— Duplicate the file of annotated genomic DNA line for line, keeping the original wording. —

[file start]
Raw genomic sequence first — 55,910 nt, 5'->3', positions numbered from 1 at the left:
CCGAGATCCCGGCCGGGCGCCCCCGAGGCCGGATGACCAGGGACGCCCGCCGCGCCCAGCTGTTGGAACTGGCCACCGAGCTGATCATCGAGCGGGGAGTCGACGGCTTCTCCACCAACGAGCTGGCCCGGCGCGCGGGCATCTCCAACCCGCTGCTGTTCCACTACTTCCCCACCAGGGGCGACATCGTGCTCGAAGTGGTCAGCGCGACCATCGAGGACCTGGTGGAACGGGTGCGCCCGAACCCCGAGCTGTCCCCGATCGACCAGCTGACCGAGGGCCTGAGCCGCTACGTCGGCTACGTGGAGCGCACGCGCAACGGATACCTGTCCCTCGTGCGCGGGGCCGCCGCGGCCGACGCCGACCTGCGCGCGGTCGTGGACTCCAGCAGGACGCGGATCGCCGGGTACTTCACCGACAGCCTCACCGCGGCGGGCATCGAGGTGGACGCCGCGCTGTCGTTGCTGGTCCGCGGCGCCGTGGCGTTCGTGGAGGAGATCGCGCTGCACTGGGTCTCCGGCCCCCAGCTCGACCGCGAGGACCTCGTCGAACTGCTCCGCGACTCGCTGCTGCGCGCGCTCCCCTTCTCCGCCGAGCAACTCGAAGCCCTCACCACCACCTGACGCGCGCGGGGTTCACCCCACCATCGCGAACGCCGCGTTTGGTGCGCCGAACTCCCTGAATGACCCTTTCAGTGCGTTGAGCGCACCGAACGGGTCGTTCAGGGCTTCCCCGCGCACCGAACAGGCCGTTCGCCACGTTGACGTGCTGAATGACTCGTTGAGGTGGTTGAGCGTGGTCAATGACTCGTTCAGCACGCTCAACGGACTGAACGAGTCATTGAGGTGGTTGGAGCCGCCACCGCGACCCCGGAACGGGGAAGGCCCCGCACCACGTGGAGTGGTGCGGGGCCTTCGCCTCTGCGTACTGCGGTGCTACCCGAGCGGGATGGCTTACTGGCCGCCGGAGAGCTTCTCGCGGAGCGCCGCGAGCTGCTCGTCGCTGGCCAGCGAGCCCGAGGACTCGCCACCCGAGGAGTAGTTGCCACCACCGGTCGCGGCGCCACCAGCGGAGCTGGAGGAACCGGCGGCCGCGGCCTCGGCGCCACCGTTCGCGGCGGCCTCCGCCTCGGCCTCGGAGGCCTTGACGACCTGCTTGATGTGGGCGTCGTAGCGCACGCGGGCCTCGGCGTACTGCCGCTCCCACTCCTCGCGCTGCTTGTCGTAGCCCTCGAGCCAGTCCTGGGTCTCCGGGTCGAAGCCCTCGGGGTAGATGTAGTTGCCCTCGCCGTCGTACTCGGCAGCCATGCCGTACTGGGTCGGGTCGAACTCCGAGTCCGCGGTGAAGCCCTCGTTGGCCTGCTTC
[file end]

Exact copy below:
Raw genomic sequence first — 55,910 nt, 5'->3', positions numbered from 1 at the left:
CCGAGATCCCGGCCGGGCGCCCCCGAGGCCGGATGACCAGGGACGCCCGCCGCGCCCAGCTGTTGGAACTGGCCACCGAGCTGATCATCGAGCGGGGAGTCGACGGCTTCTCCACCAACGAGCTGGCCCGGCGCGCGGGCATCTCCAACCCGCTGCTGTTCCACTACTTCCCCACCAGGGGCGACATCGTGCTCGAAGTGGTCAGCGCGACCATCGAGGACCTGGTGGAACGGGTGCGCCCGAACCCCGAGCTGTCCCCGATCGACCAGCTGACCGAGGGCCTGAGCCGCTACGTCGGCTACGTGGAGCGCACGCGCAACGGATACCTGTCCCTCGTGCGCGGGGCCGCCGCGGCCGACGCCGACCTGCGCGCGGTCGTGGACTCCAGCAGGACGCGGATCGCCGGGTACTTCACCGACAGCCTCACCGCGGCGGGCATCGAGGTGGACGCCGCGCTGTCGTTGCTGGTCCGCGGCGCCGTGGCGTTCGTGGAGGAGATCGCGCTGCACTGGGTCTCCGGCCCCCAGCTCGACCGCGAGGACCTCGTCGAACTGCTCCGCGACTCGCTGCTGCGCGCGCTCCCCTTCTCCGCCGAGCAACTCGAAGCCCTCACCACCACCTGACGCGCGCGGGGTTCACCCCACCATCGCGAACGCCGCGTTTGGTGCGCCGAACTCCCTGAATGACCCTTTCAGTGCGTTGAGCGCACCGAACGGGTCGTTCAGGGCTTCCCCGCGCACCGAACAGGCCGTTCGCCACGTTGACGTGCTGAATGACTCGTTGAGGTGGTTGAGCGTGGTCAATGACTCGTTCAGCACGCTCAACGGACTGAACGAGTCATTGAGGTGGTTGGAGCCGCCACCGCGACCCCGGAACGGGGAAGGCCCCGCACCACGTGGAGTGGTGCGGGGCCTTCGCCTCTGCGTACTGCGGTGCTACCCGAGCGGGATGGCTTACTGGCCGCCGGAGAGCTTCTCGCGGAGCGCCGCGAGCTGCTCGTCGCTGGCCAGCGAGCCCGAGGACTCGCCACCCGAGGAGTAGTTGCCACCACCGGTCGCGGCGCCACCAGCGGAGCTGGAGGAACCGGCGGCCGCGGCCTCGGCGCCACCGTTCGCGGCGGCCTCCGCCTCGGCCTCGGAGGCCTTGACGACCTGCTTGATGTGGGCGTCGTAGCGCACGCGGGCCTCGGCGTACTGCCGCTCCCACTCCTCGCGCTGCTTGTCGTAGCCCTCGAGCCAGTCCTGGGTCTCCGGGTCGAAGCCCTCGGGGTAGATGTAGTTGCCCTCGCCGTCGTACTCGGCAGCCATGCCGTACTGGGTCGGGTCGAACTCCGAGTCCGCGGTGAAGCCCTCGTTGGCCTGCTTC